In fact, people still come up to me to recite lines and it's been 10 years now. It's still the thing, when I'm in New York or Los Angeles, that I hear the most.

Do you ever get tired of it?

At first, I was like, "You know guys? I've done other things." But then I realized how special it is to them. And I'm just thrilled that they celebrate it and I can do something for them.

For anyone working in a Dilbert like cube farm, "Office Space" has become "the" Bible. What do you remember most about the film?

We shot the film in Austin where Mike was living half the time. And it was a great town to shoot in. He was familiar with everybody and it was very easy to shoot, but it was very hot. It was in the spring and I remember any outdoor shot we would do, it was about 103 degrees. Mostly, I remember the extras watching the building burn. They were probably the hardest hit of anybody because they were baking all day and then, had to watch a fire. We'd run out and give them water and popsicles and stuff. Those poor guys!

Also, watching Mike direct Gary Cole. Mike knew a character that was exactly like the boss. Yeeeeaaaaah! He would literally give him direction by talking that way. And Gary took it and did a brilliant job with it!

What ever happened to the red Swingline stapler?

I have the actual one. It's in my house! There were actually 4 of them. We burnt up two. And I don't know what happened to the other one, but I stole the last one at the end of the film. Pretty much like my character. I said, "I'm keeping this stapler!"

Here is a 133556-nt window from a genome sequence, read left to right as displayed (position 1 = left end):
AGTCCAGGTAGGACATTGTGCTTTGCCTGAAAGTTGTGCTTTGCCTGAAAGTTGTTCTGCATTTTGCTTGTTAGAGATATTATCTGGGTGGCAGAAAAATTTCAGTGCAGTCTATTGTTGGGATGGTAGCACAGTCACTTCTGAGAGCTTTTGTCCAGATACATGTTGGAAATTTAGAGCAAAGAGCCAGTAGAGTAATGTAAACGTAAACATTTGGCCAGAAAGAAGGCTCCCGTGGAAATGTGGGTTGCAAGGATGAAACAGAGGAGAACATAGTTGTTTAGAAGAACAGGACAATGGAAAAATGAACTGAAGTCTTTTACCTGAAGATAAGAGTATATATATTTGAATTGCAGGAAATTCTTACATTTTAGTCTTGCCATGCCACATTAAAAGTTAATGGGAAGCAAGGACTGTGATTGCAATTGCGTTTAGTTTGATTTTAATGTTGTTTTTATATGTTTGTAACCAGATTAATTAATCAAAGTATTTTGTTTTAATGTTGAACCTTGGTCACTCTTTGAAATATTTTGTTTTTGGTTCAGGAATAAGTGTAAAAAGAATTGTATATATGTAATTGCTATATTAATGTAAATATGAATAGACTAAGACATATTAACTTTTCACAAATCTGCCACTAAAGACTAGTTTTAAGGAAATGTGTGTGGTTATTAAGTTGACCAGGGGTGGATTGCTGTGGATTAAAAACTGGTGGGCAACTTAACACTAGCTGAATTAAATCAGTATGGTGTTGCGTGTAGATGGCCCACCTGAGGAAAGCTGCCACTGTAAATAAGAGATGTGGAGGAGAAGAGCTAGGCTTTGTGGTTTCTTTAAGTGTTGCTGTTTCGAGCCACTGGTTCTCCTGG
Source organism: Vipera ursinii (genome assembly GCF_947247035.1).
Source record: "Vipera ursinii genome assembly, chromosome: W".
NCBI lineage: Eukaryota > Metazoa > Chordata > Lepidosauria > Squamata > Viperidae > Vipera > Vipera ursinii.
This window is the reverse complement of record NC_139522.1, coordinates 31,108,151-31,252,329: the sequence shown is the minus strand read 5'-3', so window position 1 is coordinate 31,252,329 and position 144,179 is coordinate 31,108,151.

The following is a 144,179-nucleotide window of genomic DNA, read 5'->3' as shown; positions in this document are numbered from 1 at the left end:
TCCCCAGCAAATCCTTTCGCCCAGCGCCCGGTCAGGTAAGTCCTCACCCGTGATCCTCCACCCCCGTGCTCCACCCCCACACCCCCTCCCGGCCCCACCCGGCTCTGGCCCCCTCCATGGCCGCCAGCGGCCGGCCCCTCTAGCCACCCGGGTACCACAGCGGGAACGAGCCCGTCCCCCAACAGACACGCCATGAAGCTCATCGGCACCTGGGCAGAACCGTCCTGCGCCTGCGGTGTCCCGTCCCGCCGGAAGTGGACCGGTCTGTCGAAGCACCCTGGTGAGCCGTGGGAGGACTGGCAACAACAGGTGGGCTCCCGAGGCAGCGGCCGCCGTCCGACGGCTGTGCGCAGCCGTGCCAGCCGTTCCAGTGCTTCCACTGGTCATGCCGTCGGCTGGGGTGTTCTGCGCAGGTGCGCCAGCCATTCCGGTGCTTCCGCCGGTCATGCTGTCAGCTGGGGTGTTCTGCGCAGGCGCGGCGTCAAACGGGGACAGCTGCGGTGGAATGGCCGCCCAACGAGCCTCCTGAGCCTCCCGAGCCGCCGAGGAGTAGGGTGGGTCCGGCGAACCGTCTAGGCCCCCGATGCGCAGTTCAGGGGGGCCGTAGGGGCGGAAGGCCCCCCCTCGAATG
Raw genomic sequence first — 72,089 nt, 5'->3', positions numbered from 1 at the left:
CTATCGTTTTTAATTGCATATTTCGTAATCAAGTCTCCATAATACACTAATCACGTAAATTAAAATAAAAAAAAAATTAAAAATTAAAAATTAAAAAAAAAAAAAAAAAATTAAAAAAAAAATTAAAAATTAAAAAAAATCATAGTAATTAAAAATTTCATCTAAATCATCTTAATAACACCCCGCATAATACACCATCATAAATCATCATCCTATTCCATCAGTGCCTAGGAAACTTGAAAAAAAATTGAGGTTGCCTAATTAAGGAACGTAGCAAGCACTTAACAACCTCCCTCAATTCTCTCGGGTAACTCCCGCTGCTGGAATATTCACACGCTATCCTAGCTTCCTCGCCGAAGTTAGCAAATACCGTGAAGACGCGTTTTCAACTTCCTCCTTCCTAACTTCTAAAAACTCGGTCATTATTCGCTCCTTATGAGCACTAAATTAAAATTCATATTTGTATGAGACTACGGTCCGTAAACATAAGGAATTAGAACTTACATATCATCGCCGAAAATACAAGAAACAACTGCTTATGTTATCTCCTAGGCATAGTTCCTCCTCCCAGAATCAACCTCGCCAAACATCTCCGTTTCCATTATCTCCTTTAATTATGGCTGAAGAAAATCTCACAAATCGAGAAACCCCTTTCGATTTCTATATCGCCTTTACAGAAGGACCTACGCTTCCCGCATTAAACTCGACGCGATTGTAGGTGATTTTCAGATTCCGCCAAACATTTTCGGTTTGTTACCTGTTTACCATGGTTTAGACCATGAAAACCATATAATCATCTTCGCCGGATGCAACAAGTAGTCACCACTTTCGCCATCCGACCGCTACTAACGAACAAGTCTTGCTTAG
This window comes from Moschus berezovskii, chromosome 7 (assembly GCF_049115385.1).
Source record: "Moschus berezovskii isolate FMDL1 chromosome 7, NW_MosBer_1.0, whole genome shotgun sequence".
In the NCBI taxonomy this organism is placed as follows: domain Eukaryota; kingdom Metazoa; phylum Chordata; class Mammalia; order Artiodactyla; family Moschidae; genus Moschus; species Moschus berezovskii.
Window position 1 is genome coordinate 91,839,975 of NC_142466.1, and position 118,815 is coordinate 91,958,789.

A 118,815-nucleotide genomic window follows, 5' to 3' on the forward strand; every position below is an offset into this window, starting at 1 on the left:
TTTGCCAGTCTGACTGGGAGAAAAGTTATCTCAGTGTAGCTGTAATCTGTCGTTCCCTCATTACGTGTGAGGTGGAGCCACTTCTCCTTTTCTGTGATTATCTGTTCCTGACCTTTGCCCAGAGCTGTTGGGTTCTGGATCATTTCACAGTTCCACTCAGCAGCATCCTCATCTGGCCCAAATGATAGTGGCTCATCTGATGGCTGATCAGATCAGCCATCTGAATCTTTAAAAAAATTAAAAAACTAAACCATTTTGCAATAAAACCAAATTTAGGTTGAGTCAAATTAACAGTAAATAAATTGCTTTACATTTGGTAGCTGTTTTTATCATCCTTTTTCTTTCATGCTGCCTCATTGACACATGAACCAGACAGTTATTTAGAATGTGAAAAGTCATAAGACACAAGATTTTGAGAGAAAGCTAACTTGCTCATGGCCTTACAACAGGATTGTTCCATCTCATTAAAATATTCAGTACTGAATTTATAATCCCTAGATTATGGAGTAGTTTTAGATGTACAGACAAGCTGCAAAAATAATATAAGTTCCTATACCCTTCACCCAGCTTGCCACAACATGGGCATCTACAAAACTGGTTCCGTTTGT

"The Soloist" is based on the story of Los Angeles journalist, Steve Lopez, and his quest for a unique story. What is the unique story?

Well, it was based on a series of articles that Steve Lopez had done for his column, Point West. He happened to hook up with a homeless musician who was from Julliard, had very difficult mental problems, and had been living on the street for a while. And he had this idea of doing a story on this person. But it turned into an actual relationship.

He still goes bowling with his family even though he's on the street. And this character Jamie Foxx does is an ongoing thing for him. It isn't just a story he did and wrapped it up. It's an ongoing friendship, so I think that's interesting.

Mostly, it's just a poignant story that fits in with the L.A. landscape and the whole beauty of Disney. It's just a beautiful piece.

Were you familiar with Lopez' work prior to the film?

No. I had just read a couple of the articles. Then, when I heard about the job, went back immediately and read the whole series. It's great that he put all of it into one book (called "The Soloist"), which expands on the story.

And it's a shame I didn't delve into his work as deeply as I should have because he's such a tremendous writer. And it was a pleasure to work with him. I read him all the time now!

What is your character's role in the film?

I play one of the reporters at the Times. A friend of Steve Lopez. Rachel Harris plays another one and Catherine Keener plays Steve Lopez' ex-wife, who's his editor. In real life, that's not true. But we needed a female counterpart in it. And she was brilliant.

I play a reporter that actually mirrored the Times. They're downsizing all over the country in terms of newspaper editors and writers. And people are getting laid off. My character has to go through that in this film - being laid off and his frustrations in the process are very real.